Harry found rays of hope here and there. For example, early in 1965, a WC member, Congressman Gerald Ford (later President Ford) – published his own criticism of the Warren Report. His book, Portrait of the Assassin (1965), related that the WC leaders were stunned during their very first month in operation, as Dallas AG Waggoner Carr and Dallas DA Henry Wade submitted documented evidence to the Committee that LHO had been a paid street informer for the FBI.

At the time, the WC kept this a secret but Congressman Ford made it public a year later. J. Edgar Hoover had been obliged to deny the Carr-Wade evidence by means of a sworn affidavit to the WC pledging that LHO Oswald was never, in any way, connected with the FBI at any time – ever. Although Ford also printed that the Carr-Wade claim was probably a mistake, and repeated the WC dogma that LHO had no accomplices, Ford had deliberately poked a whole in the Warren Report. Harry took some solace from that.

Later in 1965, three other WC members publicly retracted their names from the Magic Bullet and Lone Assassin theories of the Warren Report. The three were, Senator Richard Russell, Senator John Sherman Cooper, and Congressman Hale Boggs. Thus, four out of the seven original WC members had publicly criticized the Warren Report – a majority! Senator Russell was miffed because he had submitted a written, dissenting opinion to the WC, and the WC promised that they would include it in the record, but they “forgot.” Instead, the WC published that the Warren Report conclusion was unanimous! Despite this deception, these honorable four members retracted their names.

In any case, two years went by, and Harry saw no further relief on the horizon.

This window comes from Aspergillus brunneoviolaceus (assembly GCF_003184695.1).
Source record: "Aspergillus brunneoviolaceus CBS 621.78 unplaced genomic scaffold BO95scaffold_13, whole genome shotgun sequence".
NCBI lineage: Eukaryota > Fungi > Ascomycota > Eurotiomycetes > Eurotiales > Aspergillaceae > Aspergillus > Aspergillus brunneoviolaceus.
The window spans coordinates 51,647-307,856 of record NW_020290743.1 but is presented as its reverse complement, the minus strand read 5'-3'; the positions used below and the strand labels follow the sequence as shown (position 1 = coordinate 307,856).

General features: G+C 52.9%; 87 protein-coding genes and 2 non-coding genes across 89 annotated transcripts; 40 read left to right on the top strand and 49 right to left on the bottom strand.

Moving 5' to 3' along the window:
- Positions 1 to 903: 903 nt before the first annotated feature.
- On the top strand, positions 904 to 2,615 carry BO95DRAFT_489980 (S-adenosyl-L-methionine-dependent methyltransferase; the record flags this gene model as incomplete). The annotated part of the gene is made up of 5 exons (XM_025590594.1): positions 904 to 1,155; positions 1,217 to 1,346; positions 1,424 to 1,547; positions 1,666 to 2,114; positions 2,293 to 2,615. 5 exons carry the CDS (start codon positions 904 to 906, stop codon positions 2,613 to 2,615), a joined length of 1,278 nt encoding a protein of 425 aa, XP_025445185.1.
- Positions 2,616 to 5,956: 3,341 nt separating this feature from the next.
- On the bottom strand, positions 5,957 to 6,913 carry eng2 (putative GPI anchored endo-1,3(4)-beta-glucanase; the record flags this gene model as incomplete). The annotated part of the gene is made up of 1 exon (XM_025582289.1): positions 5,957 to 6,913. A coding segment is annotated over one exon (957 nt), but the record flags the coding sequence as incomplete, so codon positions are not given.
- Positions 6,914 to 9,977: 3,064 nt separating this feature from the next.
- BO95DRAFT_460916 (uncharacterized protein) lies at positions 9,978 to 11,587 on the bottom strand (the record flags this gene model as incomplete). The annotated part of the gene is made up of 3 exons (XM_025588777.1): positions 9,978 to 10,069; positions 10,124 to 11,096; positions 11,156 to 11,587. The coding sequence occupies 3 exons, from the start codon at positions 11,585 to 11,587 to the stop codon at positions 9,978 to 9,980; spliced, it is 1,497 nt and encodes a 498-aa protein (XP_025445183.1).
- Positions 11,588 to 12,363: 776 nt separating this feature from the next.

The Jim Garrison Shakeup (1967)


Suddenly, in March 1967, all of America held its breath as New Orleans DA Jim Garrison filed charges against New Orleans millionaire Clay Shaw, accusing him of participating in a conspiracy to kill JFK. This was news to Harry who had never heard of Clay Shaw before Jim Garrison’s charges. (Garrison’s story became world-famous in Oliver Stone’s 1991 movie, JFK, so we don’t need to go into details here.)

Anyway, during those months in 1967 and 1968, as Jim Garrison got national headlines, Harry hoped that Garrison might actually stumble upon the JFK truth that Harry had seen in 1963. Maybe, just maybe, Garrison might explore Walker, Rousselot, Gabaldon, Loran Hall, Larry Howard and Harry Dean.

At first, it didn’t happen. Harry didn’t recognize any of the many names from New Orleans that Jim Garrison publicly pursued – Clay Shaw, Guy Banister, David Ferrie, Jack Martin, Fred Crisman, Carlos Bringuier – not one.

However – when Jim Garrison filed a subpoena on Loran Hall, it was time for hope again. Maybe now the truth would emerge; maybe now Harry would finally see Justice. Though Loran Hall fought his extradition through the California courts and won, Loran surprised everybody when he decided to talk with Jim Garrison anyway!